Madeleine Hamann, Scripps Institution of Oceanography, US
Matthew Alford, Scripps Institution of Oceanography, US
Andrew Lucas, Scripps Institution of Oceanography, US
Veronica Tamsitt, Scripps Institution of Oceanography, US
Celia Ou, Scripps Institution of Oceanography, US
Sam Billheimer, Scripps Institution of Oceanography, US
Marion Alberty, Scripps Institution of Oceanography, US
Observations of nonlinear internal tides and turbulence in a steep canyon
Submarine canyons are common features of the coastal ocean. Their complicated topographies host dynamical processes with a wide range of temporal and spatial scales, many of which give rise to small-scale turbulence. Previous research has shown that canyons can focus internal wave energy propagating from the open ocean and dissipate that energy very efficiently. However, previous research has been limited to a few large canyons with slopes that allowed the propagation and/or breaking of linear internal waves.
In order to investigate mixing dynamics in canyon smaller and steeper (arguably more "generic") than those studied to date, a process study was conducted in the La Jolla Canyon (LJC) off the coast of La Jolla, CA. CTD, velocity, and temperature microstructure data were taken at two 24-hour shipboard stations and a 54-hour profiling mooring along the canyon axis. KE/PE ratios at all stations indicate that the steep canyon axis was indeed reflective to the M2 internal tide giving rise to a partially standing wave. Velocity and isopycnal displacements were dominated by the M2 frequency, but the variance explained by the M2 signal decreased up-canyon, suggesting that this reflection also caused scattering into higher harmonics and a visible steepening of the internal tide waveform.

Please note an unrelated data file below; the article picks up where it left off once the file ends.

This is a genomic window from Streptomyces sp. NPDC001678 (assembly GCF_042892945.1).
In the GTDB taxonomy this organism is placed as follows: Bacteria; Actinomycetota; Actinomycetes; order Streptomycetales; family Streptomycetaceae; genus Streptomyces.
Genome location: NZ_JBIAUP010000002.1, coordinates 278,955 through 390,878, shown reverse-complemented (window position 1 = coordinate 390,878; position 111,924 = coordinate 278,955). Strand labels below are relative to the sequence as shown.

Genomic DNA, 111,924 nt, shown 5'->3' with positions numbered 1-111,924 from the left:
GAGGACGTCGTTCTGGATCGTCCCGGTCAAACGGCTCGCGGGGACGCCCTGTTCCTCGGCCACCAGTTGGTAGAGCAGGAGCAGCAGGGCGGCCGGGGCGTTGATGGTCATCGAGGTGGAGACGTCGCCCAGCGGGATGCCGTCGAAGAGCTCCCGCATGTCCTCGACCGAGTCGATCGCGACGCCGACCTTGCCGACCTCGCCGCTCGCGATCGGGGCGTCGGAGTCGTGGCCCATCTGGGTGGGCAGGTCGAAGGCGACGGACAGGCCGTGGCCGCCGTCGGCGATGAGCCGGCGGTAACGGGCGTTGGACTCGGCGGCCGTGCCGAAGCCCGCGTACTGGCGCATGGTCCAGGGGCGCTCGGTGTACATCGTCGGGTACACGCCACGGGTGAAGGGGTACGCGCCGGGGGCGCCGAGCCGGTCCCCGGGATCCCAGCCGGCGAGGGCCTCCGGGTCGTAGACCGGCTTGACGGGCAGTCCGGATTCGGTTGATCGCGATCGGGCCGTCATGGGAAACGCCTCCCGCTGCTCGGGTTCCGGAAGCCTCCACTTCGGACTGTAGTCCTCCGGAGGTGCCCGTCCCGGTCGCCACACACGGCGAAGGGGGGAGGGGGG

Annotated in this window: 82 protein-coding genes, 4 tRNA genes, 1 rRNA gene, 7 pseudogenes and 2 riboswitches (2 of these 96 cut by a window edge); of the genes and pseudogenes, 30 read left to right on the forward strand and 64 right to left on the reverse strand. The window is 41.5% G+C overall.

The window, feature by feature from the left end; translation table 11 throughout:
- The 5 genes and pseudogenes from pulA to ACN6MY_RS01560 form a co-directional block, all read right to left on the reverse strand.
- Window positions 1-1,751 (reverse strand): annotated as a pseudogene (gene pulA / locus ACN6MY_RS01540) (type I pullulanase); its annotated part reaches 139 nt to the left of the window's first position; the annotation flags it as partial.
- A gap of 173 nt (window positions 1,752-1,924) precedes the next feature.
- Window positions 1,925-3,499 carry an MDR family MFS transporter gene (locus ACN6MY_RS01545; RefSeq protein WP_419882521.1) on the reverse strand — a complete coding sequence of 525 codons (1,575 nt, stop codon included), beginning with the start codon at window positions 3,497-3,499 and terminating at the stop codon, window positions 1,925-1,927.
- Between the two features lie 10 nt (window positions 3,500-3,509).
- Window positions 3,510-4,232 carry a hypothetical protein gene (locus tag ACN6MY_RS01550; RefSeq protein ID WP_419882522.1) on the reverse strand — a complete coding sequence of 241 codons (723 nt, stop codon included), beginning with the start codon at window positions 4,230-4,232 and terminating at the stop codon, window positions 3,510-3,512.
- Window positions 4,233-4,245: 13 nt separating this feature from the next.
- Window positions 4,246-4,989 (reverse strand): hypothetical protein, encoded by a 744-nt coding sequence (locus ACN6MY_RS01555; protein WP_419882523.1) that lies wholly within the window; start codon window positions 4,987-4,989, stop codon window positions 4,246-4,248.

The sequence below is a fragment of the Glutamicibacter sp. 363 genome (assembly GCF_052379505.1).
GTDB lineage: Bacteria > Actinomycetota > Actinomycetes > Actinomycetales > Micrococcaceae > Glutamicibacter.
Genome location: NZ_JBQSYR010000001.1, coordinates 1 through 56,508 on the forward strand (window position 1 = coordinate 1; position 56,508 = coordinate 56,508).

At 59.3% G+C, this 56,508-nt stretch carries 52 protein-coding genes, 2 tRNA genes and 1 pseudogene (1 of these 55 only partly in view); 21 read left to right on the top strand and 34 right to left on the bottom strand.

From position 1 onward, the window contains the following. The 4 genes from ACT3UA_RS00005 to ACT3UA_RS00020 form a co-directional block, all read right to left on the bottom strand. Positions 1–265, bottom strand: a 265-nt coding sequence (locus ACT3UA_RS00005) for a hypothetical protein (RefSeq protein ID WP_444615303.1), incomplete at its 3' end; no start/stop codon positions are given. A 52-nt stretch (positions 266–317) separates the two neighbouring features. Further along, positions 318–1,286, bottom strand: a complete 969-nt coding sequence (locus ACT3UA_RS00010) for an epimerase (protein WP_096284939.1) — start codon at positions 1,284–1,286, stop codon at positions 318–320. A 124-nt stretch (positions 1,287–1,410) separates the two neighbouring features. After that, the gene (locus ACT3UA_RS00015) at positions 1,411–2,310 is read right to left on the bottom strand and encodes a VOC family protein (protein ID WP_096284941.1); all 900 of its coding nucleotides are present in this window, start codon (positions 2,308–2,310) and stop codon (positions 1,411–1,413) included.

Baroclinic energy flux was oriented up-canyon and decreased from 182 W/m at the canyon mouth to 46 W/m near the head, and the convergence of up-canyon baroclinic energy flux roughly balanced the observed dissipation rates. Two maxima were apparent in the vertical distribution of energy flux averaged over an integral number of M2 periods. The depths of these maxima corresponded to the depths at which oscillations of the steep, nonlinear waveform gave rise to periods of high shear and strain. These events at mid-depth coincided with observations of enhanced dissipation rates O(10-7 -- 10-5 W/kg). While previous canyon studies observed enhanced dissipation near the bottom primarily due to bottom-trapped bores or topographically controlled hydraulic flows, here we observed elevated dissipation and periods of weak stratification at mid-depths. This suggests a different breaking mechanism where the superposition of incident and reflected waves gives rise to mid-column rather than near-bottom mixing.
Our results provide evidence that narrow, steep canyons that are expected to reflect that energy back out to the open ocean are able to focus and dissipate internal wave energy locally through nonlinear processes. Despite their size, they produce significant energy dissipation that is underrepresented or inappropriately distributed in ocean models on a variety of scales. Because such canyons are much smaller in scale than the current resolution of climate models, it is vital to parameterize this mixing for global simulations of climate, circulation, and biological productivity. Regionally, this dissipation is critical for mixing of tracers including heat, carbon and nutrients. In particular, mid-depth mixing near the nutricline may significantly alter the local nutrient distribution, with important but understudied impacts on local ecology.
Theme 1: Canyon processes in the space-time continuum (formation, evolution, circulation)
turbulence, mixing, internal waves, internal tide, nonlinear, steep